You are currently browsing the tag archive for the ‘tests’ tag.

I come bearing more tests for you all.  R is gearing up to do a bunch of re-evaluations which I will be helping with on my final (make up) day of my school externship!  As a result, I have three more tests to summarize/review.  Let the excitement begin!

  • The HELP Test-Elementary:  A Test of Language Competence by Andrea M. Lazzari (published by LinguiSystems)

According to the the cover, this test looks at semantics, specific vocabulary, word order, general vocabulary, question grammar and defining.  Administration time takes 25-35 minutes and is for ages 6 to 11 years old.  Scoring is 1 or 0, which makes it simple to score, but does not necessarily allow for partial credit.  (I’m thinking of this particularly for the section on defining.)  However, they provide a number of “acceptable responses” in the scoring book, as well as “unacceptable responses.”  This makes it somewhat less intuitive to score if you feel the need to check the manual to make sure, but one can always double check the child’s response against what you scored after the test is over.  (Haha, an acceptable response for “Tell me two things you spread on bread” is “ham spread.”  Well, I would not have marked that as correct.)  All of the directions are on the scoring sheet; there are none in the stimulus book.  One annoying thing is that in the stimulus book, each section is not marked off by a tab.  I mean, obviously it’s not a long test and therefore you are likely to give the whole thing, but I still think they could have tabbed it.  It seems only average psychometrically.

  • The Listening Comprehension Test-2 by Linda Bowers, Rosemary Huisingh, and Carolyn LoGuidice

This test covers main idea, details, reasoning, vocabulary and understanding messages (by which it means…auditory comprehension 2-3 step commands…I think).  It tests children ages 6;0 to 11;11.  Once again, I am already liking this test because it talks about language as it relates to underlying cognitive processes such as attention, concentration, reasoning, and problem-solving.  The main idea, details, reasoning, and vocabulary are separate subtests.  There is one question that addresses each area for each passage you read.  Understanding messages is the only other separate subtest.  Again, this test scores either a 1 or 0 and the test takes approximately 35 minutes to complete.  It appears fairly easy to give, and all the instructions are on the score sheet.  It is mostly reading passages aloud and then having the child answer questions about them.  No test item can be repeated.  It’s a fairly new test, but seems pretty decent psychometrically.


I have almost completely taken over School 1 on Mondays/Wednesdays.  (Mwahahaha!  Next…the world!) It’s pretty intense to have back to back to back groups with different goals, different personalities, and different behavior modification needs.  Data collection has once again become a little more hectic for me; but data collection has always been a bit of a challenge for me and I expect to settle in to the new routine soon enough.  It’s not too bad considering the clinic schedule, lesson plan, and data collection are all on a single sheet of paper.  Bless R and her allowing me to inherit her awesome organizational materials.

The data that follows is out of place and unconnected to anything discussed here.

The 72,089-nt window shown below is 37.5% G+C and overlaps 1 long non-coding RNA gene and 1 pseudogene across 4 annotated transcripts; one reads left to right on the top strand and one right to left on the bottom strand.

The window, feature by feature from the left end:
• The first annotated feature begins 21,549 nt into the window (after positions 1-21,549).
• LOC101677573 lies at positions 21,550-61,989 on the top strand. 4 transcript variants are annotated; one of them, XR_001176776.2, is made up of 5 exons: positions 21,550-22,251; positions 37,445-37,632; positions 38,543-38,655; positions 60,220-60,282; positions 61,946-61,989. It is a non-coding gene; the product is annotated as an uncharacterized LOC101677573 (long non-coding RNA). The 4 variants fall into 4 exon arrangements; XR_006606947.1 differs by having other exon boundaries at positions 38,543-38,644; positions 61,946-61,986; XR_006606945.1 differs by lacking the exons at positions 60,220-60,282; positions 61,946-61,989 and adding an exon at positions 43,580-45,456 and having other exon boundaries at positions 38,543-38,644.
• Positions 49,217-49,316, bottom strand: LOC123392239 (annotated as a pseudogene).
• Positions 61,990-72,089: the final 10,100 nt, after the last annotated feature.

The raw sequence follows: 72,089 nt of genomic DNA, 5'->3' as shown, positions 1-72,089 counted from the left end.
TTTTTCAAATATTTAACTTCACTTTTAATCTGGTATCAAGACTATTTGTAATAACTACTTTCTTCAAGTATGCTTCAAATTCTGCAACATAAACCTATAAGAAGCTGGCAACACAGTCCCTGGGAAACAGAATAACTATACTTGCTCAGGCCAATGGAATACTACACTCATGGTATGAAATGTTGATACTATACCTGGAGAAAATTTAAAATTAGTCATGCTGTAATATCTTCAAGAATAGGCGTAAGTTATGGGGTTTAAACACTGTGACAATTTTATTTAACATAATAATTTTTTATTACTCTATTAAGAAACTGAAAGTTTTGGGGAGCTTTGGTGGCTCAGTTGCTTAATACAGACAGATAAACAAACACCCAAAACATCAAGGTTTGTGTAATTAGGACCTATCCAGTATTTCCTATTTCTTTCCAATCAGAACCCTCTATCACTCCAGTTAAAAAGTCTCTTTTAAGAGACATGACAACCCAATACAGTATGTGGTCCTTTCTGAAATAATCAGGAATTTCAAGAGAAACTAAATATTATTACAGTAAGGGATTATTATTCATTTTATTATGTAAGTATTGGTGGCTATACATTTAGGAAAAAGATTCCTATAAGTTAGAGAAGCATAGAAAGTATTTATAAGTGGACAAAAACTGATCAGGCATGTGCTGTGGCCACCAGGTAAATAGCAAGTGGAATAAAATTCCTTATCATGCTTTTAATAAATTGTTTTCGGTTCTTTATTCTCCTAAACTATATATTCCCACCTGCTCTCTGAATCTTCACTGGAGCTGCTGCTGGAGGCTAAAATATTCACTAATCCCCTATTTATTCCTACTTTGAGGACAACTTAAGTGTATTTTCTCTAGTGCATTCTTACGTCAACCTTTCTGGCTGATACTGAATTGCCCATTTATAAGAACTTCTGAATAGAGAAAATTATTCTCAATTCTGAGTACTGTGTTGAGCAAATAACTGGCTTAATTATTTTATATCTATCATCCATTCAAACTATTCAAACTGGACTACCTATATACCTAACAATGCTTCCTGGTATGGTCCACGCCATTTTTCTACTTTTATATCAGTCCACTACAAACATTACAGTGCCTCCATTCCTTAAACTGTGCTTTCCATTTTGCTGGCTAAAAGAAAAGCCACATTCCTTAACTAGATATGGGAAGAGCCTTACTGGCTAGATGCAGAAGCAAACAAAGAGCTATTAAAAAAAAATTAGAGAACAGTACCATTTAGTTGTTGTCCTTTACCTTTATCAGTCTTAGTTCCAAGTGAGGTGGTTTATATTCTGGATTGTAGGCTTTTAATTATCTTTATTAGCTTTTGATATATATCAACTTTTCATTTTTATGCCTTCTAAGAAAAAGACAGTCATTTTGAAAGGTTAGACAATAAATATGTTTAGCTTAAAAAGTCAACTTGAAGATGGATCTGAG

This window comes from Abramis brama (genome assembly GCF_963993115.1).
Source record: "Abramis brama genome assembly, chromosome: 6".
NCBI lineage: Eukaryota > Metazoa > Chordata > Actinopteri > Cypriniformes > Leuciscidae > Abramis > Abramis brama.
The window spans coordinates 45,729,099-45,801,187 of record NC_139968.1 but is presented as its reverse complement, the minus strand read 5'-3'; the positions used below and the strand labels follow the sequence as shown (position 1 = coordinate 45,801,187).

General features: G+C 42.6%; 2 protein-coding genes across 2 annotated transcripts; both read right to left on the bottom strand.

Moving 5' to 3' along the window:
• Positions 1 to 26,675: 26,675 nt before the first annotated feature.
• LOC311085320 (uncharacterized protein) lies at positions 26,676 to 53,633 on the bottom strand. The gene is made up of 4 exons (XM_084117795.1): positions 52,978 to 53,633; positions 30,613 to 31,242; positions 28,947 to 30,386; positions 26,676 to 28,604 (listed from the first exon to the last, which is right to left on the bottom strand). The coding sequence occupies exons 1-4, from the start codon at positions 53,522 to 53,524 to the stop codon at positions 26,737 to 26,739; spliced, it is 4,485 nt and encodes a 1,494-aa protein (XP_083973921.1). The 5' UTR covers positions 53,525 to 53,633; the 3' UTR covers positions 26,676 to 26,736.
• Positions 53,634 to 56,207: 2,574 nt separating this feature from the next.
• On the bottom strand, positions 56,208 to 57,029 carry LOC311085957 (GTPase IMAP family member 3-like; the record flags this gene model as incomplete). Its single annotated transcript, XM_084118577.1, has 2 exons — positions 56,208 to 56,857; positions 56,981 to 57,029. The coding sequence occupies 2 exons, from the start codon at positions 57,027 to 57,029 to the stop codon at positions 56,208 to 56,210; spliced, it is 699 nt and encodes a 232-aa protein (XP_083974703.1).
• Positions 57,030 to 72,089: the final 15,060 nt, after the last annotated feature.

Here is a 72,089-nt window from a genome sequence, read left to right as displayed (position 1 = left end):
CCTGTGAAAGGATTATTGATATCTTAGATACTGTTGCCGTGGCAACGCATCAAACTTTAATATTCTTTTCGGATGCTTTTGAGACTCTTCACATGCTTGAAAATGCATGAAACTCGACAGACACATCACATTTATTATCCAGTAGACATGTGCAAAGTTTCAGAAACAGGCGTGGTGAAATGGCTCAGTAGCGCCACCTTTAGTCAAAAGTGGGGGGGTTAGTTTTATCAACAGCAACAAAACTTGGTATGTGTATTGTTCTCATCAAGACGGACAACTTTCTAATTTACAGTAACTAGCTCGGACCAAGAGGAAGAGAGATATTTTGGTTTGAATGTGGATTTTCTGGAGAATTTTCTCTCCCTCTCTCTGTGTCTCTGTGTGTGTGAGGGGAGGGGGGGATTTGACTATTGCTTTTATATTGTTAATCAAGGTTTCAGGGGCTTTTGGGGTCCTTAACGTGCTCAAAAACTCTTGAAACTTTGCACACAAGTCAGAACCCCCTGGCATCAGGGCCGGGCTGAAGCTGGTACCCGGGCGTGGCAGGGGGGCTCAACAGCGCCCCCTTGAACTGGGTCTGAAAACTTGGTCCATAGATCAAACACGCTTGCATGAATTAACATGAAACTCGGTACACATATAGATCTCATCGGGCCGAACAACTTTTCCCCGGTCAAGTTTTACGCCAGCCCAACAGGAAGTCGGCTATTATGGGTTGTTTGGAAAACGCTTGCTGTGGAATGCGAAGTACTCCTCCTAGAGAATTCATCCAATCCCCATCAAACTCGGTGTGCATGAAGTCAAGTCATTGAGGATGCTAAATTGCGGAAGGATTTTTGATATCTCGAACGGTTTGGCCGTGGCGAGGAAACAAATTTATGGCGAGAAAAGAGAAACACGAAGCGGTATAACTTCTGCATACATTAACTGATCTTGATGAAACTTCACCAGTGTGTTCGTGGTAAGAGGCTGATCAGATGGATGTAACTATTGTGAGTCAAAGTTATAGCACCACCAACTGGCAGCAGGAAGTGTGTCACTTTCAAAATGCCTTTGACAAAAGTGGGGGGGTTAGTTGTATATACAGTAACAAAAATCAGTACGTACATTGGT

I am also going to be doing my first evaluation this week (as long as the weather behaves).  Tomorrow, I am supposed to compare The Test of Word Knowledge and the Test of Adolescent Language-Primary and decide which one will better assess my client.  Fun!  Mostly I’m nervous because this starts me down the road to leading a case conference.  Meep.

On the bright side, I have a really cool test to review below.  It’s the Boehm-3, which tests basic concepts.

  • Boehm Test of Basic Concepts-3, by Ann E. Boehm

I have never heard of this test before, as it does not directly test language, but I think it is a good test for a SLP to have on hand, particularly for screening large groups of children.  It provides a good way to examine which basic concepts and their corresponding language concepts these children have acquired prior to beginning school.  There are two forms (also called parallel forms), which allows the administration of this test on at least two occasions without invalidating the results (i.e. pre-testing and post-testing).  Additionally, this test has a Spanish version, and a test form for screening entire classes at a time.  The class form allows the administrator of the test to mark which children have which concepts, providing an easy at-a-glance sheet for which children are struggling with which concepts.  Basically the test is a 16 page test consisting entirely of pictures.  The child circles different pictures based on the instructions provided by the administrator (e.g. “Circle the bird” in a row of animals; “Circle the cat that’s on top” in a picture of four cats in varying spatial positions, etc.).  I can’t imagine it taking more than 10-15 minutes total.  Overall, it seems pretty good psychometrically.  The test also appears easy to administer.